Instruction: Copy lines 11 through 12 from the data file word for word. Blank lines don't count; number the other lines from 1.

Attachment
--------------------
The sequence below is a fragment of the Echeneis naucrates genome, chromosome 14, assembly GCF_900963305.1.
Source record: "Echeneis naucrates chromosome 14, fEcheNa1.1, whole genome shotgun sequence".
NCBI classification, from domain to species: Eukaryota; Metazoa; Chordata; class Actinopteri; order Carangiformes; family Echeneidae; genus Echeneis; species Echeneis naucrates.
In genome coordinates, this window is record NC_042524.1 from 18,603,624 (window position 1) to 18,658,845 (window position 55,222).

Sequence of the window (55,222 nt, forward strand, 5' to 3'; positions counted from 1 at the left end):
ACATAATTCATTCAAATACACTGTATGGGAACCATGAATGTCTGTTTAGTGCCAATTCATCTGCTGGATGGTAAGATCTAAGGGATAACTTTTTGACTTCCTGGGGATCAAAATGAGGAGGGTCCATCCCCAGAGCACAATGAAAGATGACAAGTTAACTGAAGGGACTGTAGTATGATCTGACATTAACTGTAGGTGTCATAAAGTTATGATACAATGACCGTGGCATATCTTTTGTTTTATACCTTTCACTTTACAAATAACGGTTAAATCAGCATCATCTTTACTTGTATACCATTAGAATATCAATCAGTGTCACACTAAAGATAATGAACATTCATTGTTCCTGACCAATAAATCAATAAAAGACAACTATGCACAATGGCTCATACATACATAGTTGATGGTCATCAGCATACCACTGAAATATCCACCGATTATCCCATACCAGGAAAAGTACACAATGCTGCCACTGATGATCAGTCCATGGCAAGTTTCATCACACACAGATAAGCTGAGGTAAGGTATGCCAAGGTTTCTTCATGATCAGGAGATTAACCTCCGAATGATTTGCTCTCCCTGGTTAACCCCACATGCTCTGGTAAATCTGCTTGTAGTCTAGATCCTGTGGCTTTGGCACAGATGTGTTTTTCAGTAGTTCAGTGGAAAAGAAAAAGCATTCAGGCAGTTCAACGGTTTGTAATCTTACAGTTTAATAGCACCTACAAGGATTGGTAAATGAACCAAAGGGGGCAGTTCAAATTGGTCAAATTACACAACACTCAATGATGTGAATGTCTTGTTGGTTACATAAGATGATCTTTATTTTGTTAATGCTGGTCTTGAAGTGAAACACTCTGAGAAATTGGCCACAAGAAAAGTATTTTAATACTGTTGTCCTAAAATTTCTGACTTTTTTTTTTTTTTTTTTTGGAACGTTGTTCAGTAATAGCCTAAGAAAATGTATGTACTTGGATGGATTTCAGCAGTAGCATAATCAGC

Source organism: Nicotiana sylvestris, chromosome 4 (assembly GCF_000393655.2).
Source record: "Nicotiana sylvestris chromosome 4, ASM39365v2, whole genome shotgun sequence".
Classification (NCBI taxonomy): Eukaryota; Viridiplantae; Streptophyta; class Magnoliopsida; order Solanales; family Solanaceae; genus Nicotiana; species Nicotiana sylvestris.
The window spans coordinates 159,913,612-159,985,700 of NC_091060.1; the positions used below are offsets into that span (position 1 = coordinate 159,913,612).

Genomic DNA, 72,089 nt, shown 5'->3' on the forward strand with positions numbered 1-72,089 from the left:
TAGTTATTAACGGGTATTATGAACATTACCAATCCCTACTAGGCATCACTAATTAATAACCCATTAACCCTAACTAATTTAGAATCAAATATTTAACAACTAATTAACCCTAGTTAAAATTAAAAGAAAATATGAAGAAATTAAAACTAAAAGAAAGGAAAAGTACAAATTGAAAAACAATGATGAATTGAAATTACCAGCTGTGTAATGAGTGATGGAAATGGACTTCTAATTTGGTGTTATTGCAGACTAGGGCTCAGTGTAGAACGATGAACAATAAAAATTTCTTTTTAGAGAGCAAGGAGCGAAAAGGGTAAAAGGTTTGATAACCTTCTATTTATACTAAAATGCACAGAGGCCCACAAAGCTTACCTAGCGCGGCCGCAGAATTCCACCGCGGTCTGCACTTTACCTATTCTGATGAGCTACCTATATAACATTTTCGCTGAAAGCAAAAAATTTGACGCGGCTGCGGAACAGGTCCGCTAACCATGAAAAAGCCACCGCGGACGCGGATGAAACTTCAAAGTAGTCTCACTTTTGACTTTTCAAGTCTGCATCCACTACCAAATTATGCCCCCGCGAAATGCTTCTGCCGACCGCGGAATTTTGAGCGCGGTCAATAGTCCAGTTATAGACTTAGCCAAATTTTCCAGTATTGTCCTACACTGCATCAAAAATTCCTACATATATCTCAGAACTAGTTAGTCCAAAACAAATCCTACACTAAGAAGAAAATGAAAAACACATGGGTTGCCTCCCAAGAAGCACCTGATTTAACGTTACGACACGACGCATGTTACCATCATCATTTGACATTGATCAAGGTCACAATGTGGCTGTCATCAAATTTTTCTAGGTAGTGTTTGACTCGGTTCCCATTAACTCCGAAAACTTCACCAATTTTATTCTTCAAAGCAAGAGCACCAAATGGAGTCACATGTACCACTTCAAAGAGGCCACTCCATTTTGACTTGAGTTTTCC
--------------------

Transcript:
Genomic DNA, 72,089 nt, shown 5'->3' on the forward strand with positions numbered 1-72,089 from the left:
TAGTTATTAACGGGTATTATGAACATTACCAATCCCTACTAGGCATCACTAATTAATAACCCATTAACCCTAACTAATTTAGAATCAAATATTTAACAACTAATTAACCCTAGTTAAAATTAAAAGAAAATATGAAGAAATTAAAACTAAAAGAAAGGAAAAGTACAAATTGAAAAACAATGATGAATTGAAATTACCAGCTGTGTAATGAGTGATGGAAATGGACTTCTAATTTGGTGTTATTGCAGACTAGGGCTCAGTGTAGAACGATGAACAATAAAAATTTCTTTTTAGAGAGCAAGGAGCGAAAAGGGTAAAAGGTTTGATAACCTTCTATTTATACTAAAATGCACAGAGGCCCACAAAGCTTACCTAGCGCGGCCGCAGAATTCCACCGCGGTCTGCACTTTACCTATTCTGATGAGCTACCTATATAACATTTTCGCTGAAAGCAAAAAATTTGACGCGGCTGCGGAACAGGTCCGCTAACCATGAAAAAGCCACCGCGGACGCGGATGAAACTTCAAAGTAGTCTCACTTTTGACTTTTCAAGTCTGCATCCACTACCAAATTATGCCCCCGCGAAATGCTTCTGCCGACCGCGGAATTTTGAGCGCGGTCAATAGTCCAGTTATAGACTTAGCCAAATTTTCCAGTATTGTCCTACACTGCATCAAAAATTCCTACATATATCTCAGAACTAGTTAGTCCAAAACAAATCCTACACTAAGAAGAAAATGAAAAACACATGGGTTGCCTCCCAAGAAGCACCTGATTTAACGTTACGACACGACGCATGTTACCATCATCATTTGACATTGATCAAGGTCACAATGTGGCTGTCATCAAATTTTTCTAGGTAGTGTTTGACTCGGTTCCCATTAACTCCGAAAACTTCACCAATTTTATTCTTCAAAGCAAGAGCACCAAATGGAGTCACATGTACCACTTCAAAGAGGCCACTCCATTTTGACTTGAGTTTTCC